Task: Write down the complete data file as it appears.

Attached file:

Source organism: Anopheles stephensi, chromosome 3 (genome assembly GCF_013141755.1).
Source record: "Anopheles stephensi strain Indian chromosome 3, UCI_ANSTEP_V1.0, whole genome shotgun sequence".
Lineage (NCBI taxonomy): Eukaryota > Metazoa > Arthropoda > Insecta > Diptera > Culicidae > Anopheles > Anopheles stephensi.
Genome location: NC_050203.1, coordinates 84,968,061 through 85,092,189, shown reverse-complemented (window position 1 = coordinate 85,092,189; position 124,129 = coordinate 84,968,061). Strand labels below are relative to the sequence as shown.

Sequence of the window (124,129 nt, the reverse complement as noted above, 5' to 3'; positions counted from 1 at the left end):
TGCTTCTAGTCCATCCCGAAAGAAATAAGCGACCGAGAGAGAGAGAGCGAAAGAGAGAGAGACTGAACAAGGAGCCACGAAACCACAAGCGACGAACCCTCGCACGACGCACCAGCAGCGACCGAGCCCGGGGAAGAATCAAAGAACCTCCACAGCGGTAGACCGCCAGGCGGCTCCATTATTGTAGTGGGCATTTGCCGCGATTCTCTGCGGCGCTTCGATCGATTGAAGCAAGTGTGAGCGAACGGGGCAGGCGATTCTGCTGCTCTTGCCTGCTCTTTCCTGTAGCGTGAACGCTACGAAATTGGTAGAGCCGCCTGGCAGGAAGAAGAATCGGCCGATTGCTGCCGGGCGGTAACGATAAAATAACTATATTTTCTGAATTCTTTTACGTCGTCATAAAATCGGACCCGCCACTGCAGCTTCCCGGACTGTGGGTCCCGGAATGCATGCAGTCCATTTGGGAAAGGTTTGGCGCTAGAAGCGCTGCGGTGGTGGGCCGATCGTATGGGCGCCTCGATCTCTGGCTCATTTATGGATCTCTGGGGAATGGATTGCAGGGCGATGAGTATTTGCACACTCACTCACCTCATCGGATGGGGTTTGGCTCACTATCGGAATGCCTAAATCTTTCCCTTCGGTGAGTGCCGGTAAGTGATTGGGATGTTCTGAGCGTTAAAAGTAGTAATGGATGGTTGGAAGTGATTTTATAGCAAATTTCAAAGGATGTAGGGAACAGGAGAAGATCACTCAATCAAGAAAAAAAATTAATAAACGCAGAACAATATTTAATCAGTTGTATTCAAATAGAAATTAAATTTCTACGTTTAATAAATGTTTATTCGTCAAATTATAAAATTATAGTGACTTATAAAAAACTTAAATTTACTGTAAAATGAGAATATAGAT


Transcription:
Source organism: Anopheles stephensi, chromosome 3 (genome assembly GCF_013141755.1).
Source record: "Anopheles stephensi strain Indian chromosome 3, UCI_ANSTEP_V1.0, whole genome shotgun sequence".
Lineage (NCBI taxonomy): Eukaryota > Metazoa > Arthropoda > Insecta > Diptera > Culicidae > Anopheles > Anopheles stephensi.
Genome location: NC_050203.1, coordinates 84,968,061 through 85,092,189, shown reverse-complemented (window position 1 = coordinate 85,092,189; position 124,129 = coordinate 84,968,061). Strand labels below are relative to the sequence as shown.

Sequence of the window (124,129 nt, the reverse complement as noted above, 5' to 3'; positions counted from 1 at the left end):
TGCTTCTAGTCCATCCCGAAAGAAATAAGCGACCGAGAGAGAGAGAGCGAAAGAGAGAGAGACTGAACAAGGAGCCACGAAACCACAAGCGACGAACCCTCGCACGACGCACCAGCAGCGACCGAGCCCGGGGAAGAATCAAAGAACCTCCACAGCGGTAGACCGCCAGGCGGCTCCATTATTGTAGTGGGCATTTGCCGCGATTCTCTGCGGCGCTTCGATCGATTGAAGCAAGTGTGAGCGAACGGGGCAGGCGATTCTGCTGCTCTTGCCTGCTCTTTCCTGTAGCGTGAACGCTACGAAATTGGTAGAGCCGCCTGGCAGGAAGAAGAATCGGCCGATTGCTGCCGGGCGGTAACGATAAAATAACTATATTTTCTGAATTCTTTTACGTCGTCATAAAATCGGACCCGCCACTGCAGCTTCCCGGACTGTGGGTCCCGGAATGCATGCAGTCCATTTGGGAAAGGTTTGGCGCTAGAAGCGCTGCGGTGGTGGGCCGATCGTATGGGCGCCTCGATCTCTGGCTCATTTATGGATCTCTGGGGAATGGATTGCAGGGCGATGAGTATTTGCACACTCACTCACCTCATCGGATGGGGTTTGGCTCACTATCGGAATGCCTAAATCTTTCCCTTCGGTGAGTGCCGGTAAGTGATTGGGATGTTCTGAGCGTTAAAAGTAGTAATGGATGGTTGGAAGTGATTTTATAGCAAATTTCAAAGGATGTAGGGAACAGGAGAAGATCACTCAATCAAGAAAAAAAATTAATAAACGCAGAACAATATTTAATCAGTTGTATTCAAATAGAAATTAAATTTCTACGTTTAATAAATGTTTATTCGTCAAATTATAAAATTATAGTGACTTATAAAAAACTTAAATTTACTGTAAAATGAGAATATAGAT